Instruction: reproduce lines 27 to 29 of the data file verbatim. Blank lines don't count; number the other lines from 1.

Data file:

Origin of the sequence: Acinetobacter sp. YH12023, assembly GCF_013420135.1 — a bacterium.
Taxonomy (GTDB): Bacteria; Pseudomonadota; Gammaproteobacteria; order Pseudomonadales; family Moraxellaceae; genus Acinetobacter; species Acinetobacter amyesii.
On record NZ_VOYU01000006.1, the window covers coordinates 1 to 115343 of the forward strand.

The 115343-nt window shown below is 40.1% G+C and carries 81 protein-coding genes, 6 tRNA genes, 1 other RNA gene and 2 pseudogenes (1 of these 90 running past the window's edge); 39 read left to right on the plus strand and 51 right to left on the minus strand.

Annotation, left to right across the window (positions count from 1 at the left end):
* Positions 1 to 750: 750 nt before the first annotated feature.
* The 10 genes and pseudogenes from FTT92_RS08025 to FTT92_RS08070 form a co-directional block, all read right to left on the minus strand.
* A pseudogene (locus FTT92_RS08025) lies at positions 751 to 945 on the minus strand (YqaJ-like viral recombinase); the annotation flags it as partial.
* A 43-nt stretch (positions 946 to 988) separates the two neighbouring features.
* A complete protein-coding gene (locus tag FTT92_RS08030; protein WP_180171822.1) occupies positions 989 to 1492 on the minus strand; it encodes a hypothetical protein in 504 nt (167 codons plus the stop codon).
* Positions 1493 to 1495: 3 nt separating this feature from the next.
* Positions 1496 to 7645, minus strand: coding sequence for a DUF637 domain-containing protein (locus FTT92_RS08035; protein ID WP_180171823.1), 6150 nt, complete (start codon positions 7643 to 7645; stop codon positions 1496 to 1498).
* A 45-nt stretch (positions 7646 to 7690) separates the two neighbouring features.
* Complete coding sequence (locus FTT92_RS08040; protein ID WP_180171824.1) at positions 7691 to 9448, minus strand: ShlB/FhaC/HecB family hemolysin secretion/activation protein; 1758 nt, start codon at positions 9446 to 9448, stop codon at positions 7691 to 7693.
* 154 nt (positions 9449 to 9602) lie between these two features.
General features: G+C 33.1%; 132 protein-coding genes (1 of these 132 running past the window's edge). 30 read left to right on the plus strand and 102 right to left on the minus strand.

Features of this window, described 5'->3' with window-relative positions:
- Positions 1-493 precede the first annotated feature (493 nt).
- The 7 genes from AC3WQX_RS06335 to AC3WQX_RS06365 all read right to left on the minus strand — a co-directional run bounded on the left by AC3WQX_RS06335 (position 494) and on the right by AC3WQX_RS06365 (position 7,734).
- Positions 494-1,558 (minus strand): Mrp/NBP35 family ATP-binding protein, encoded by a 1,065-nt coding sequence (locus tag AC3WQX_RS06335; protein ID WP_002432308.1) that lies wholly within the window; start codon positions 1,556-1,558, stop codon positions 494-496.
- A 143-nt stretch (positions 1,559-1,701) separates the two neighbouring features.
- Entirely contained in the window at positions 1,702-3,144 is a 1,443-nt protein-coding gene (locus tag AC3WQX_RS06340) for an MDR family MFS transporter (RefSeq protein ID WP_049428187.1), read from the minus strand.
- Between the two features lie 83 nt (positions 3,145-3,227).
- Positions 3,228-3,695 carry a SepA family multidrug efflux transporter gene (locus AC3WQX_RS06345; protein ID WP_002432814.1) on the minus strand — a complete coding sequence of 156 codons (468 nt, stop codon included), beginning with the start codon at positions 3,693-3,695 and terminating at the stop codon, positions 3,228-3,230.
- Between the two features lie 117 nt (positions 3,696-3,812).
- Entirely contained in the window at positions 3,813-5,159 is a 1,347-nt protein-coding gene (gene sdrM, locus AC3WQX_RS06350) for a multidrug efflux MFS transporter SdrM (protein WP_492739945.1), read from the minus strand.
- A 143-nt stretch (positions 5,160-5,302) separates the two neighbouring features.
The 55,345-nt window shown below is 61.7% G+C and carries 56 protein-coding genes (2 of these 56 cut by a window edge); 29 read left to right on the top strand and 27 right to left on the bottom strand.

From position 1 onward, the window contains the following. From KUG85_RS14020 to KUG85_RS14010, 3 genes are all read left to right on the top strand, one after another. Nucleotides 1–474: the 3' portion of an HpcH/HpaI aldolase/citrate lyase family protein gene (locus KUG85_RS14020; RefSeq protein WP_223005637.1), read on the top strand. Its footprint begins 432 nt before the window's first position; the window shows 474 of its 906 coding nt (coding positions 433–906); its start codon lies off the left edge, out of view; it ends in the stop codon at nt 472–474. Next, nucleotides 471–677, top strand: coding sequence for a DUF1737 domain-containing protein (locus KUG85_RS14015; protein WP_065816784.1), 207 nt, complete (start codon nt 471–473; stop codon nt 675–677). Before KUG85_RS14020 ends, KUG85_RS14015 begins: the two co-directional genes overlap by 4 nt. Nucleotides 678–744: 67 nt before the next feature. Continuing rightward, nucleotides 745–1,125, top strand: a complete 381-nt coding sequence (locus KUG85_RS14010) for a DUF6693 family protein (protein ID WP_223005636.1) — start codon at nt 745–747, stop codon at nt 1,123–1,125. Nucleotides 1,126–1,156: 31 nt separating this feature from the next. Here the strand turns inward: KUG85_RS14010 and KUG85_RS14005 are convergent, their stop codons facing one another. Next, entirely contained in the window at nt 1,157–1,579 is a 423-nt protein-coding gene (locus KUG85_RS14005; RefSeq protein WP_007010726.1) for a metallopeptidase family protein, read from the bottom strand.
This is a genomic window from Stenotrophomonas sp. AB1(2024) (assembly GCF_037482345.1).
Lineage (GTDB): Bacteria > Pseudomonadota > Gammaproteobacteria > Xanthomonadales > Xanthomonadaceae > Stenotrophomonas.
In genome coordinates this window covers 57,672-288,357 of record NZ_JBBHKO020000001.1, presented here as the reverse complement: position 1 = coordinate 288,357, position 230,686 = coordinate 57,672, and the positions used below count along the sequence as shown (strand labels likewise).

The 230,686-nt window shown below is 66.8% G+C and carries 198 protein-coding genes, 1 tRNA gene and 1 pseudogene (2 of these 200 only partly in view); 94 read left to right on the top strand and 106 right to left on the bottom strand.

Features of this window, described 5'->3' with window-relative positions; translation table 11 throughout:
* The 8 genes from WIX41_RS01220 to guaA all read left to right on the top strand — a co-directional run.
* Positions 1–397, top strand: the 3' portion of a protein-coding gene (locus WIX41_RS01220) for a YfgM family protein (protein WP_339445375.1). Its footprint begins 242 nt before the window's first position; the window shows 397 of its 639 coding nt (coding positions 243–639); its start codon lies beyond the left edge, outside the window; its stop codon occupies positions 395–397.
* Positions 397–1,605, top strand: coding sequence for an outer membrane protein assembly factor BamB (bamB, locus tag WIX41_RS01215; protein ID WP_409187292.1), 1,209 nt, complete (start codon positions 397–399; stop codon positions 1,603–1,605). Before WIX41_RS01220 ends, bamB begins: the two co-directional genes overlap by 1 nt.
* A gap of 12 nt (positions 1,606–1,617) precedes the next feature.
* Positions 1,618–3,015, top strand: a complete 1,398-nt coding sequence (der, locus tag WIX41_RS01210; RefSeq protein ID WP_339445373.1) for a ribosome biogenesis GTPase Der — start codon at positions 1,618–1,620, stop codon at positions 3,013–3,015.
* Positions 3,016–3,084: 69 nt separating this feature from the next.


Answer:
- A 143-nt stretch (positions 5,160-5,302) separates the two neighbouring features.
The 55,345-nt window shown below is 61.7% G+C and carries 56 protein-coding genes (2 of these 56 cut by a window edge); 29 read left to right on the top strand and 27 right to left on the bottom strand.

From position 1 onward, the window contains the following. From KUG85_RS14020 to KUG85_RS14010, 3 genes are all read left to right on the top strand, one after another. Nucleotides 1–474: the 3' portion of an HpcH/HpaI aldolase/citrate lyase family protein gene (locus KUG85_RS14020; RefSeq protein WP_223005637.1), read on the top strand. Its footprint begins 432 nt before the window's first position; the window shows 474 of its 906 coding nt (coding positions 433–906); its start codon lies off the left edge, out of view; it ends in the stop codon at nt 472–474. Next, nucleotides 471–677, top strand: coding sequence for a DUF1737 domain-containing protein (locus KUG85_RS14015; protein WP_065816784.1), 207 nt, complete (start codon nt 471–473; stop codon nt 675–677). Before KUG85_RS14020 ends, KUG85_RS14015 begins: the two co-directional genes overlap by 4 nt. Nucleotides 678–744: 67 nt before the next feature. Continuing rightward, nucleotides 745–1,125, top strand: a complete 381-nt coding sequence (locus KUG85_RS14010) for a DUF6693 family protein (protein ID WP_223005636.1) — start codon at nt 745–747, stop codon at nt 1,123–1,125. Nucleotides 1,126–1,156: 31 nt separating this feature from the next. Here the strand turns inward: KUG85_RS14010 and KUG85_RS14005 are convergent, their stop codons facing one another. Next, entirely contained in the window at nt 1,157–1,579 is a 423-nt protein-coding gene (locus KUG85_RS14005; RefSeq protein WP_007010726.1) for a metallopeptidase family protein, read from the bottom strand.